As you browse DIY material on the internet, you may have noticed that a linear meter (sometimes called lineal metre) is not the same measurement as a square metre.

In the metric system, a linear meter indicates a measurement in one direction, regardless of its width, while a square meter value is a measurement of how many symmetrical 1-meter length by 1-meter width portions there are in an area you want to measure.

Essentially, these measurements are two ways of calculating how much material you need for an area, and their calculations are complicated by the shape of an area – whether that’s a floor, wall, ceiling, or anything else.

Read on to find out how to work out the lineal meters of building materials and what you can do when you need to know the precise area of a floor that is not square.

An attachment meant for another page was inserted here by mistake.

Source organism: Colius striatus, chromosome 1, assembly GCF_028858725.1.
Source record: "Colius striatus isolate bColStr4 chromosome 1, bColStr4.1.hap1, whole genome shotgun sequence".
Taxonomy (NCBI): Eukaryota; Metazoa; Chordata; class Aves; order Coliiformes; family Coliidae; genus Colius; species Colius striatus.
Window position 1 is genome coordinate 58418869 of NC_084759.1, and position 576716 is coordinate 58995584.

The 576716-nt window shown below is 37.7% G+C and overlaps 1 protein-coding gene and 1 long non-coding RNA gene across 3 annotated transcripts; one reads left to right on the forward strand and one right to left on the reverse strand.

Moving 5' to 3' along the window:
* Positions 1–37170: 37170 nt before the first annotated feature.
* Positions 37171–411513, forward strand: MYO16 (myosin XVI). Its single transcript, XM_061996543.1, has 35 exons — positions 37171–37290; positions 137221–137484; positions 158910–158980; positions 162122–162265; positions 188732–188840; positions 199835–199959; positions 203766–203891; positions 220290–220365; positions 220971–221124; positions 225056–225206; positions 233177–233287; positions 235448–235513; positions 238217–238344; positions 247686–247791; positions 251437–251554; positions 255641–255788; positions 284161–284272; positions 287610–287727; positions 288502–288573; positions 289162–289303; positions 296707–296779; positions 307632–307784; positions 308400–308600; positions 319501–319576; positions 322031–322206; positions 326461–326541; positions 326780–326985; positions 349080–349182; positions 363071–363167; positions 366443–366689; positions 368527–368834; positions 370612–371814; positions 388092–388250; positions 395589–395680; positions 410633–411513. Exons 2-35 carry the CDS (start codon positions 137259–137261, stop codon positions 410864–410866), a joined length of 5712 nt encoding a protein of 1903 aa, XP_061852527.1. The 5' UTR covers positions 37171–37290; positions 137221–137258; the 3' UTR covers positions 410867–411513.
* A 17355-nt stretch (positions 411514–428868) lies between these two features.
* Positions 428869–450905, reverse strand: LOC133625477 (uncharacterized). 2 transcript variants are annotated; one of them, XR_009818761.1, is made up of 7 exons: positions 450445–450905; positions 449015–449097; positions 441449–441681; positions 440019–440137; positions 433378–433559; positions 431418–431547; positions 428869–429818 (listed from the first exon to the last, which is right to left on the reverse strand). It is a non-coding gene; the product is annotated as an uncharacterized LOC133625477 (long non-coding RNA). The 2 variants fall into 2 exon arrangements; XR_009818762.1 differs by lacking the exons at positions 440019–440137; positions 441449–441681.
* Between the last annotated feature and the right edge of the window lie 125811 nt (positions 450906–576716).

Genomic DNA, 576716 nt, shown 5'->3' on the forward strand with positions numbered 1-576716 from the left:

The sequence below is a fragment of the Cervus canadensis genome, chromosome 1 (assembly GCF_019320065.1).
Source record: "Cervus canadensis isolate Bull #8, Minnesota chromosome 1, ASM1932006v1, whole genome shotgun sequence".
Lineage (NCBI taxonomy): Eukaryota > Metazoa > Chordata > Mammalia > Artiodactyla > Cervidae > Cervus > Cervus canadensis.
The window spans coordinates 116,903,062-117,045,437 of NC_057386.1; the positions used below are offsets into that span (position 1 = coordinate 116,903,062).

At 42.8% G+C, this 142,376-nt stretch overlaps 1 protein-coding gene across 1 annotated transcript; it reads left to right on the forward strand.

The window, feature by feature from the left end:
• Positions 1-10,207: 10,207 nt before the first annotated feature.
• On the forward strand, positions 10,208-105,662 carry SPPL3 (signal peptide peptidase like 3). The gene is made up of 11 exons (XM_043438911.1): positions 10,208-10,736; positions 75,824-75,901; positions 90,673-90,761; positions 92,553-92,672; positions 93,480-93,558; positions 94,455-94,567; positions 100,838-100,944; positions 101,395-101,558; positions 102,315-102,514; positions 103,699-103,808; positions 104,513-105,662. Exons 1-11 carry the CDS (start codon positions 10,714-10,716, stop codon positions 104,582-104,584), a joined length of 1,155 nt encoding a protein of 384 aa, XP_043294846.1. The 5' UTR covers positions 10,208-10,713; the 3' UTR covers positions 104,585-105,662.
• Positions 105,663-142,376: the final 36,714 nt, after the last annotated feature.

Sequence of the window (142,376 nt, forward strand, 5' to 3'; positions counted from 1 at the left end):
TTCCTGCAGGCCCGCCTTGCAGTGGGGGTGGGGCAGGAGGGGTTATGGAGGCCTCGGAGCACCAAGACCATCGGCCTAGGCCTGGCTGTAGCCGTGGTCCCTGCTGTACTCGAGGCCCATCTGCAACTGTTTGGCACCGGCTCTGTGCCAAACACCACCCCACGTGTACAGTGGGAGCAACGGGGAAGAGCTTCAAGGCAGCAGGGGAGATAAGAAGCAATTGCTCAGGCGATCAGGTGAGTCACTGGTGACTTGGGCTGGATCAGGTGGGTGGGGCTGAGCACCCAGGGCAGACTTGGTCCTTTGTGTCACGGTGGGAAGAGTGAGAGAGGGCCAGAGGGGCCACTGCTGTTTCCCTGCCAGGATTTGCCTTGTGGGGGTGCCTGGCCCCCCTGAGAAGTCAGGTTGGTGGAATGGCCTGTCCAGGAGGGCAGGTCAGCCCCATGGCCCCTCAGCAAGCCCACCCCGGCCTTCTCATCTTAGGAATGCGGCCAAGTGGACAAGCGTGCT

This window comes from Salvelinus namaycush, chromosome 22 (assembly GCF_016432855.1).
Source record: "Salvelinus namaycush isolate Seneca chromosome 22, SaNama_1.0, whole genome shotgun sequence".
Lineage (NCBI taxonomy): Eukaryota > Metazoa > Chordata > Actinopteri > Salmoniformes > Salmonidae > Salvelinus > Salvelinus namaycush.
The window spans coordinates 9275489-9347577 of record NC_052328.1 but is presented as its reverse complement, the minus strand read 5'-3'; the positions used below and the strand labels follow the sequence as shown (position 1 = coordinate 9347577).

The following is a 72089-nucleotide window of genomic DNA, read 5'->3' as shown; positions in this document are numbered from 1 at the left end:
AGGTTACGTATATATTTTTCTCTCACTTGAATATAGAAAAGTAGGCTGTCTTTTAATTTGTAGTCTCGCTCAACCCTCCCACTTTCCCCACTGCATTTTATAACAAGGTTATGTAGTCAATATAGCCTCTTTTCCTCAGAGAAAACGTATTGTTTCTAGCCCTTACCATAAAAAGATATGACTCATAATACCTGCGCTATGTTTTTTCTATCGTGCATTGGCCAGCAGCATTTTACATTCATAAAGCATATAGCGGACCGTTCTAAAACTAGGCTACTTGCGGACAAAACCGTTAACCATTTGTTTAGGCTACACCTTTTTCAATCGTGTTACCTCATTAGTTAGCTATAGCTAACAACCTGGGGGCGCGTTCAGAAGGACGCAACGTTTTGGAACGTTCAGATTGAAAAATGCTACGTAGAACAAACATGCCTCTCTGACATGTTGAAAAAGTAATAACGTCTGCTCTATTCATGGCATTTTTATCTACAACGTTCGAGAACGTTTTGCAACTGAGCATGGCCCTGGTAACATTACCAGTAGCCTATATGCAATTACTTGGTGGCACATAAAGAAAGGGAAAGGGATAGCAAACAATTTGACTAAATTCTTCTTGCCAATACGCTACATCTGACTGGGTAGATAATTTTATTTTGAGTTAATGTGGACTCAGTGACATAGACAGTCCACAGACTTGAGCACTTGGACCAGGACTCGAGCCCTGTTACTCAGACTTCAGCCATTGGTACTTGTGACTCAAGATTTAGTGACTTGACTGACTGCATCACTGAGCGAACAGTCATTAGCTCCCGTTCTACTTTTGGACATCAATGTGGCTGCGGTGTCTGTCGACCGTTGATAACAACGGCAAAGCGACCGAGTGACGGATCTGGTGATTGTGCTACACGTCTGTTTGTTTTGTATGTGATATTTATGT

## The 3-Question Approach Of Working Out What Is A Linear Meter

This approach will work for most situations where you want to know the Linear Metre amount for a material to cover a certain area. It comes down to 3 very simple questions:

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Question 1: How many square meters do you need to be covered by the material?

Lets call this** ‘A’**.

The Square meter value of an area you want to cover is calculated by multiplying the length by the width. It may be a bedroom floor, a ceiling area etc. Doesn’t matter. Just multiply the length by the width to get a sqm value.

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Question 2: How wide is the material you want to use to do the covering with?

Lets call this **‘B’**. It needs to be in meters.